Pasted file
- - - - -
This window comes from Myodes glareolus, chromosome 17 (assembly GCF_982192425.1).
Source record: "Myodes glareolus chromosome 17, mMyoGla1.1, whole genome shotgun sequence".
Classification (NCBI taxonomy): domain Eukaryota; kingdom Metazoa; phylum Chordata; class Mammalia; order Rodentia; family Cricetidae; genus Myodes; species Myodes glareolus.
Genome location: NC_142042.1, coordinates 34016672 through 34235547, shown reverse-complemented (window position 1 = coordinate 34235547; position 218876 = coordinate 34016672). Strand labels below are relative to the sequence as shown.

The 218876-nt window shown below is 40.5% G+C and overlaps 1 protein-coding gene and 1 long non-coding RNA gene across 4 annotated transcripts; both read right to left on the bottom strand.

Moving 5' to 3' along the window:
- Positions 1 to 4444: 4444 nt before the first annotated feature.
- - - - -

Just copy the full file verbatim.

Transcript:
This window comes from Myodes glareolus, chromosome 17 (assembly GCF_982192425.1).
Source record: "Myodes glareolus chromosome 17, mMyoGla1.1, whole genome shotgun sequence".
Classification (NCBI taxonomy): domain Eukaryota; kingdom Metazoa; phylum Chordata; class Mammalia; order Rodentia; family Cricetidae; genus Myodes; species Myodes glareolus.
Genome location: NC_142042.1, coordinates 34016672 through 34235547, shown reverse-complemented (window position 1 = coordinate 34235547; position 218876 = coordinate 34016672). Strand labels below are relative to the sequence as shown.

The 218876-nt window shown below is 40.5% G+C and overlaps 1 protein-coding gene and 1 long non-coding RNA gene across 4 annotated transcripts; both read right to left on the bottom strand.

Moving 5' to 3' along the window:
- Positions 1 to 4444: 4444 nt before the first annotated feature.